What is a futures contract?

What is a futures contract?

What is a futures contract?

A futures contract is an agreement between a buyer and a seller in which the buyer needs to buy (the seller needs to sell) an asset at a preset price and deliver it at some point in the future.


Assets commonly sold in futures contracts include commodities, stocks, and bonds. Nuts, precious metals, electricity, oil, beef, orange juice and natural gas are prime examples of commodities. But foreign currencies, bandwidth, and some specific financial instruments today can also be viewed as commodities in the market.

There are two main types of sellers for this type of contract. Type 1 does not seek to profit through goods but aims to achieve stability in revenue or costs of doing business. Profit or gain will usually offset each other to some extent according to the loss and gain in the market for the underlying physical commodity.

For example, you plan to plant 500 bushels of wheat next year. You can grow wheat and then sell it at any price at harvest, or you can lock in prices by selling a futures contract, whereby you need to sell 500 bushels of wheat at a predetermined price. By locking in prices for the time being, you can avoid the risk of wheat devaluation. On the other hand, if the crop isn’t doing so well and the supply of wheat decreases, prices will likely go up – but you’ll still only get the money you locked into the contract. If you were a bread maker, you would probably buy this futures contract. However, you may be overpaying and (hopefully) underpaying for the wheat based on the price scale when you receive the wheat.

The second type of seller is usually not interested in the underlying asset. They bet on the future value of certain commodities. Therefore, if you disagree with your counterparty that the price of wheat will fall, you can buy a futures contract. If your prediction is correct, the price of wheat rises, you will profit from the futures contract. Type 2 is often criticized for causing prices to go up and down sharply. But they bring liquidity to the futures market.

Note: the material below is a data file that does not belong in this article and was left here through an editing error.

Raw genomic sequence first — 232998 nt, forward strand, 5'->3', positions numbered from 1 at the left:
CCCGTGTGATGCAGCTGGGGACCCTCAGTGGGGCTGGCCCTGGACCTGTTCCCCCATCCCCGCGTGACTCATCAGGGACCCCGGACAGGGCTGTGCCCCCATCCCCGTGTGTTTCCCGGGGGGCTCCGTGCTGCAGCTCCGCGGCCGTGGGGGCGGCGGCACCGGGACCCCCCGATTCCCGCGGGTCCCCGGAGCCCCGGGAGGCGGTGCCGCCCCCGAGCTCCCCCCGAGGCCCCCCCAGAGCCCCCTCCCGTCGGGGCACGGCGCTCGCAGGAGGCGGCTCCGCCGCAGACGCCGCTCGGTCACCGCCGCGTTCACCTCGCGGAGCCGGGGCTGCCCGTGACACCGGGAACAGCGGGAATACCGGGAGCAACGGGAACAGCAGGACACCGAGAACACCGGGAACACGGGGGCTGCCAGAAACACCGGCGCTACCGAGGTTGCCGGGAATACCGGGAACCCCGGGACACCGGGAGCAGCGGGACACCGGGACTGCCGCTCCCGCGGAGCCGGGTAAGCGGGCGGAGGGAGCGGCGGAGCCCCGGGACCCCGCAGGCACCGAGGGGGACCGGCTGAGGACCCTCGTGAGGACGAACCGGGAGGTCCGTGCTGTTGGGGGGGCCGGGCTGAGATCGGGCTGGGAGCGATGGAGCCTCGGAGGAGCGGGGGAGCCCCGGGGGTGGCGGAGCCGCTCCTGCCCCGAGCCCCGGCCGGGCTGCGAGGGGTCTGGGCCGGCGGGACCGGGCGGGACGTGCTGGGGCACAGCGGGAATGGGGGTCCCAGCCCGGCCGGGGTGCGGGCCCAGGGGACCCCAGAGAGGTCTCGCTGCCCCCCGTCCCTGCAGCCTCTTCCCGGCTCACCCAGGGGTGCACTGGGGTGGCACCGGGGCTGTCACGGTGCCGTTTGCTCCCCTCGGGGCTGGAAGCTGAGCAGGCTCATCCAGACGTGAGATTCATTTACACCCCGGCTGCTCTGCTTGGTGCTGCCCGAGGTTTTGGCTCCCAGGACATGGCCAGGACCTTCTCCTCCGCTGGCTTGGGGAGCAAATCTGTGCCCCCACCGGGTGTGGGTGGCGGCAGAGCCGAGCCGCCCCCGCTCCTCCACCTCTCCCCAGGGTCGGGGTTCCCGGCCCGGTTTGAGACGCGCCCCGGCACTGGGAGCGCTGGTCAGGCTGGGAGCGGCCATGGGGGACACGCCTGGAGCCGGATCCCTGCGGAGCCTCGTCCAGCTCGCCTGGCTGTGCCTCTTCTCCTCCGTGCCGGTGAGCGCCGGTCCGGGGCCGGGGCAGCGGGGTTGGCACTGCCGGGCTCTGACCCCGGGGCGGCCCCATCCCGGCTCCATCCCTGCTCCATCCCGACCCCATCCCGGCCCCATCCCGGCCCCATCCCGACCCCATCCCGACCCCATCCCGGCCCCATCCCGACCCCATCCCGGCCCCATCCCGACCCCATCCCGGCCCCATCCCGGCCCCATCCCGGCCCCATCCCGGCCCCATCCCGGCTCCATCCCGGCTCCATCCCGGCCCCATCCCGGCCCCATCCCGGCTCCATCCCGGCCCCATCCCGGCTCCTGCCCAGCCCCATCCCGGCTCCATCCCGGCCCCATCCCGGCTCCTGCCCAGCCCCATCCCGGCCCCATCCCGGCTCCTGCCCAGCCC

Futures contracts are standardized, that is, they specify the quality, volume, and delivery of the underlying commodity so that the value is equal to everyone else in the market. For example, each type of crude oil (e.g. light grade) needs to meet certain quality criteria so that crude from one producer is similar to another, and buyers know they are getting it. get something.

The ability to sell futures contracts is based on the payment member, the party that manages the payment between the buyer and the seller. The paying member can be a large bank or financial services company. They insure the contract and, therefore, require the parties to pay a deposit (also known as a margin) to ensure the buyer has enough capital to deal with potential damages. The risk created by the payer makes the contract’s quality, volume and delivery requirements more stringent.


A smart contract is a zero-sum game (one person wins, the other loses). If someone is making a billion dollars, someone is also losing a billion dollars. And this downside is very difficult to limit. Since futures contracts can be sold on margin, meaning the investor buys the contract with a portion of the debt from the broker, the buyer has a strong leverage to buy a contract worth thousands or thousands of dollars. million dollars with very little of his own money.

Furthermore, futures contracts require daily due diligence. That is, if the futures contract is bought on an out-of-the-money margin (you expect the price to rise but the price will fall) on a certain day, the holder of the contract needs to redefine the shortfall that day. . Unforeseen price changes for the underlying asset and marginal usability make futures a risky game that requires a great deal of skill, knowledge, and risk taking.

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